53. Rubino F, Amiel SA, Zimmet P, Alberti G, Bornstein S, Eckel RH, et al. New-Onset Diabetes in Covid-19. N Engl J Med. 2020 Aug 20;383(8):789-90. [ Links ]

54. Sathish T, Kapoor N, Cao Y, Tapp RJ, Zimmet P. Proportion of newly diagnosed diabetes in COVID-19 patients: A systematic review and meta-analysis. Diabetes Obes Metab. 2021 Mar;23(3):870-4. [ Links ]

55. Al-Aly Z, Xie Y, Bowe B. High-dimensional characterization of post-acute sequalae of COVID-19. Nature. 2021 Apr 22;1-8. [ Links ]

56. Scappaticcio L, Pitoia F, Esposito K, Piccardo A, Trimboli P. Impact of COVID-19 on the thyroid gland: an update. Rev Endocr Metab Disord. 2020 Nov 25;1-13. [ Links ]

57. Chen W, Tian Y, Li Z, Zhu J, Wei T, Lei J. Potential Interaction Between SARS-CoV-2 and Thyroid: A Review. Endocrinology. Internet. 2021 Mar 1. cited 2021 Apr 30; 162(bqab004). Disponible en: Disponible en: ]

58. Galanopoulos M, Gkeros F, Doukatas A, Karianakis G, Pontas C, Tsoukalas N, et al. COVID-19 pandemic: Pathophysiology and manifestations from the gastrointestinal tract. World J Gastroenterol. 2020 Aug 21;26(31):4579-88. [ Links ]

59. Elmunzer BJ, Spitzer RL, Foster LD, Merchant AA, Howard EF, Patel VA, et al. Digestive Manifestations in Patients Hospitalized With Coronavirus Disease 2019. Clin Gastroenterol Hepatol 2021 Jul;19(7):1355- 1365.e4. [ Links ]

60. Guo M, Tao W, Flavell RA, Zhu S. Potential intestinal infection and faecal-oral transmission of SARS-CoV-2. Nat Rev Gastroenterol Hepatol. 2021 Apr;18(4):269-83. [ Links ]

61. Xiao F, Tang M, Zheng X, Liu Y, Li X, Shan H. Evidence for Gastrointestinal Infection of SARS-CoV-2. Gastroenterology. 2020 May 1;158(6):1831-1833.e3. [ Links ]

62. Giron LB, Dweep H, Yin X, Wang H, Damra M, Goldman AR, et al. Plasma Markers of Disrupted Gut Permeability in Severe COVID-19 Patients. Front Immunol. Internet. 2021 cited 2021 Jul 25. Disponible en: ]

63. Yeoh YK, Zuo T, Lui GC-Y, Zhang F, Liu Q, Li AY, et al. Gut microbiota composition reflects disease severity and dysfunctional immune responses in patients with COVID 19. Gut. 2021 Apr;70(4):698-706. [ Links ]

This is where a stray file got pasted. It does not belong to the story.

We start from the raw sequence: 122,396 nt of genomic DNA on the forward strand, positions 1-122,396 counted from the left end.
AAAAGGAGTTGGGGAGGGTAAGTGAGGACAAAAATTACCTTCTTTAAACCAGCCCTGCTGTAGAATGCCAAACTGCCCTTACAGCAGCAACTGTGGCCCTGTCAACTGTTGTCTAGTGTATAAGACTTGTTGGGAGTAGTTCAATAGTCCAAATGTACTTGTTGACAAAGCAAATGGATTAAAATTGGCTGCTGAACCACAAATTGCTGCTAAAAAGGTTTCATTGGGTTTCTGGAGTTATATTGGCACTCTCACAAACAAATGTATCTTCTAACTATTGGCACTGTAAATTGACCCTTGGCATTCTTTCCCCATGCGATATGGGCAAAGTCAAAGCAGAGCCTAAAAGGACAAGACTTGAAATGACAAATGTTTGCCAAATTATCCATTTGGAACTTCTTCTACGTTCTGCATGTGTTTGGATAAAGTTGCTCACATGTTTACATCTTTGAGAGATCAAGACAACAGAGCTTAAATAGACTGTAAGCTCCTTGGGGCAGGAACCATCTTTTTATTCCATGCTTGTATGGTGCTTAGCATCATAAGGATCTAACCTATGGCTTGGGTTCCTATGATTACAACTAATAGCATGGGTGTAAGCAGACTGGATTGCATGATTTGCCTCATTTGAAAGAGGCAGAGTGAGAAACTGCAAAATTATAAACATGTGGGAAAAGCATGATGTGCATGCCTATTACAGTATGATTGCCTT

64. de-Madaría E, Capurso G. COVID-19 and acute pancreatitis: examining the causality Nature Reviews Gastroenterology Hepatology. Internet. 2021 cited 2021 Jul 25. Disponible en: Disponible en: ]

65. Solomon T. Neurological infection with SARS-CoV-2 - the story so far. Nat Rev Neurol. 2021 Feb;17(2):65-6. [ Links ]

66. Khan AR, Farooqui MO, Jatoi NN, Jawaid S, Mahdi D, Khosa F. Neurological Manifestations of SARS-CoV-2. The Neurologist. 2020 Dec 30;26(1):15-9. [ Links ]

67. Innes N, Johnson IG, Al-Yaseen W, Harris R, Jones R, Kc S, et al. A Systematic Review of Droplet and Aerosol Generation in Dentistry. medRxiv 2020.08.28.20183475. (preprint) 2020. Disponible en: Links ]

68. Meleti M, Cassi D, Bueno L, Bologna-Molina R. COVID-19 diffusion and its impact on dental practice in distant countries with similar ethnic background. Oral Dis. 2021 Apr;27 Suppl 3:720-2. [ Links ]

69. Teo AKJ, Choudhury Y, Tan IB, Cher CY, Chew SH, Wan ZY, et al. Saliva is more sensitive than nasopharyngeal or nasal swabs for diagnosis of asymptomatic and mild COVID-19 infection. Sci Rep. 2021 Feb 4;11(1):3134. [ Links ]

70. Eshraghi AA, Mirsaeidi M, Davies C, Telischi FF, Chaudhari N, Mittal R. Potential Mechanisms for COVID-19 Induced Anosmia and Dysgeusia. Front Physiology 2020 (Internet). (cited 2021 Apr 29). Disponible en: Disponible en: ]

71. Sunavala-Dossabhoy G. Renin-angiotensin II-aldosterone axis in SARS-CoV-2- associated xerostomia. Oral Dis. 2020 Aug 7. [ Links ]

72. Marouf N, Cai W, Said KN, Daas H, Diab H, Chinta VR, et al. Association between periodontitis and severity of COVID-19 infection: A case-control study. J Clin Periodontol. 2021;48(4):483-91. [ Links ]

73. Ansari R, Gheitani M, Heidari F, Heidari F. Oral cavity lesions as a manifestation of the novel virus (COVID-19). Oral Dis. 2021 Apr;27 Suppl 3:771-2. [ Links ]

74. Brandini DA, Takamiya AS, Thakkar P, Schaller S, Rahat R, Naqvi AR. Covid-19 and oral diseases: Crosstalk, synergy or association? Rev Med Virol (Internet). (cited 2021 May 30). Disponible en:: ]

75. Martín Carreras-Presas C, Amaro Sánchez J, López-Sánchez AF, Jané-Salas E, Somacarrera Pérez ML. Oral vesiculobullous lesions associated with SARS-CoV-2 infection. Oral Dis. 2021 Apr;27 Suppl 3:710-2. [ Links ]

76. Nuno-Gonzalez A, Martin-Carrillo P, Magaletsky K, Martin Rios MD, Herranz Mañas C, Artigas Almazan J, et al. Prevalence of mucocutaneous manifestations in 666 patients with COVID-19 in a field hospital in Spain: oral and palmoplantar findings. Br J Dermatol. 2021 Jan;184(1):184-5. [ Links ]

77. Iebba V, Zanotta N, Campisciano G, Zerbato V, Di Bella S, Cason C, et al. Profiling of oral microbiota and cytokines in COVID-19 patients. bioRxiv 1;2020.12.13.422589. (preprint). 2020 Jan. Disponible en: ]

78. Patel J, Sampson V. The role of oral bacteria in COVID-19. Lancet Microbe. 2020 Jul;1(3):e105. [ Links ]